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Standing for Parliament

Win or lose, Todd Foreman ’95 will start a new chapter in his political life on May 7, 2015, election day in the United Kingdom. Foreman is the Labour Party candidate for North East Somerset, a constituency in southwest England. If elected, he’ll serve in the House of Commons along with 649 other Members of Parliament.

“This was the right time in my life to stand for Parliament,” Foreman says. “I don’t like what the current government is doing to health care nor the widening gap between rich and poor,.” Foreman says.

“Politics is something I’ve been passionate about for as long as I can remember,” says Foreman, a political science and French double major. He won a Watson Fellowship that set him firmly on the political path.

During his yearlong fellowship, he worked for the Labour parties in New Zealand, Australia, and the United Kingdom. He examined the ways the party could advance equality for women, ethnic minorities, and lesbian, gay, and bisexual people. “My fellowship shaped my political values and political thinking,” he says. “I knew that in the Labour Party I had found my political home.”

Foreman earned a law degree at the University of Pennsylvania and in 2001 moved to London to practice law with an international law firm. He’s currently taking a break from his job with Axiom, an alternative legal services provider, where he specializes in banking and financial services law.

Banking is one of the issues Foreman cares deeply about. He earned a master’s in banking and finance law from King’s College, London, and his experience in the banking field is one of the reasons the Labour Party selected him to stand for this election.

“During the financial crisis in 2008 where taxpayers had to bail out banks and are still paying for it, that issue really resonates with people in North East Somerset,” Foreman says. “Bankers are not being held accountable. I think my experience as a lawyer will be valuable in Parliament.”

If he wins his election, Foreman has promised to be a full-time MP and not take outside work. And if Labour wins enough seats, Foreman says the party will crack down on MPs being allowed to have second jobs. He notes that his opponent, Jacob Rees-Mogg, a Conservative elected in 2010, works for a hedge fund in addition to his MP duties.

“I’m standing against one of the most right-wing MPs sitting in Parliament now,” Foreman says. “I don’t think he’s serving the priorities of the vast majority of people living in North East Somerset.”

If Foreman wins, this will not be his first successful race. In May 2014, he completed a term as a councilor, an elected position at the city government level, in the Royal Borough of Kensington and Chelsea in London.

Foreman has since moved to the North East Somerset constituency with his spouse Mark Sutter. The two were married Dec. 22, 2014. “We are a partnership politically as well,” Foreman says. They’re both working full-time, unpaid, on the campaign.

Election campaigns in Britain are “very focused on door-step campaigning, going out and knocking on doors and meeting people,” Foreman says. Approximately 70,000 voters live in the constituency near Bath.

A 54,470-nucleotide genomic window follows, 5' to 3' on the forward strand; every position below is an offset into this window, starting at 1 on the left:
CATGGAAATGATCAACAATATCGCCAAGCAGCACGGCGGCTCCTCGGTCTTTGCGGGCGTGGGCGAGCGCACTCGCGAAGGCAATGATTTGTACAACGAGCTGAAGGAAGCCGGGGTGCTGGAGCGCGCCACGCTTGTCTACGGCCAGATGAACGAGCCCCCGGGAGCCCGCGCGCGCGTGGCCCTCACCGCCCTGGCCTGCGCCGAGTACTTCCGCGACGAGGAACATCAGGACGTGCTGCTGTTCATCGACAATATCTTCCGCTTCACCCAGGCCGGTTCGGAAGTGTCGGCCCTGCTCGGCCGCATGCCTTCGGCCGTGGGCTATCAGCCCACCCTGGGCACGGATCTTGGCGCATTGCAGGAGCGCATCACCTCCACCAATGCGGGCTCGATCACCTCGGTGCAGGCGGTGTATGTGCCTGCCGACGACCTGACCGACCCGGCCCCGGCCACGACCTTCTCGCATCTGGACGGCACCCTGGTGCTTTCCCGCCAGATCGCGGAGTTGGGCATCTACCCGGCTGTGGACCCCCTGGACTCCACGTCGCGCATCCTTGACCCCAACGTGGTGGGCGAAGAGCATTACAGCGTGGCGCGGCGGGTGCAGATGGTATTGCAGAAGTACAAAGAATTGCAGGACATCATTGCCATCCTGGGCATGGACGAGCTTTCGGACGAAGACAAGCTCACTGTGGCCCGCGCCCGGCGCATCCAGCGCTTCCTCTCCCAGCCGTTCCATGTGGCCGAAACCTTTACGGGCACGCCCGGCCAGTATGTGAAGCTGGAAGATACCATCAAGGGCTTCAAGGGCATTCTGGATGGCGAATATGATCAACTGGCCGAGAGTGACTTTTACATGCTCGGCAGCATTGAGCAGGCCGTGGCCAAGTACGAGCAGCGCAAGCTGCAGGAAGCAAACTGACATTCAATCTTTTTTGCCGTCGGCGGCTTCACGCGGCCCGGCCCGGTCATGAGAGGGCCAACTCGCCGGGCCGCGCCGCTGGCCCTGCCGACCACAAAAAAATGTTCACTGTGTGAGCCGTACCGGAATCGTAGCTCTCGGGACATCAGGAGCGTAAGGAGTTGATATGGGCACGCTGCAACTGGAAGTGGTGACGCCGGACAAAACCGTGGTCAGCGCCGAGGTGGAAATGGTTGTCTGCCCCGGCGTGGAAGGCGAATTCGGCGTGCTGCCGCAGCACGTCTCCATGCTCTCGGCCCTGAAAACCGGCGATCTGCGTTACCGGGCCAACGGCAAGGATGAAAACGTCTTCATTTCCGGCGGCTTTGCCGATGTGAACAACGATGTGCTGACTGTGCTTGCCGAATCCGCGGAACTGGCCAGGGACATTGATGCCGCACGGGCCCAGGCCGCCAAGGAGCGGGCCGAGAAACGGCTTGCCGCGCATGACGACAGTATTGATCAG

Money is needed, of course, but much less than in U.S. campaigns, he says. Money is raised for running the campaign headquarters, staff, leaflets, etc. Individual candidates aren’t allowed to do television or radio advertising.

Originally from Kansas, Foreman became a British citizen in 2006.

The Music Composer

Dan Ehrlich ’14The Grinnell experience is different for every student. For Dan Ehrlich ’14, that experience took him from the chemistry lab, to the recital hall, and eventually to graduate school in music composition.

“I’ve been a saxophonist since I was 7 years old,” Ehrlich remembers. “Someone just put the horn in my hands and I went for it.” With a strong interest in jazz, Ehrlich, a Canadian citizen raised in Ann Arbor, Mich., played the saxophone through high school, where he also sang in the choir.

However, when he arrived in Grinnell, Ehrlich decided not to focus solely on music, but to double-major in music and chemistry. “I like to work hard — especially when I feel I have a lot at risk,” Ehrlich says, and he initially found chemistry to satisfy that desire.

Pursuing a double major allowed him to pursue multiple interests — in part for the love of learning — even if a major doesn’t result in a career.

As his studies progressed, Ehrlich found himself returning again and again to his “two loves,” saxophone and voice. After spending a semester abroad in Italy studying only music, Ehrlich decided to devote his remaining time at Grinnell to music. “I wouldn’t say I lost interest in chemistry,” Ehrlich says. “I just realized I didn’t want to be a chemist.”

With his focus solely on music, Ehrlich completed two Mentored Advanced Projects (MAPs) in composition, one with Eric McIntyre, associate professor of music, and another with John Rommereim, Blanche Johnson Professor of Music. Over the course of these projects, Ehrlich completed a string quintet, a choral piece for the choir of his high school, and several works for solo voice. He also conducted the Grinnell Singers in the premiere of his original work, Hine ma tov.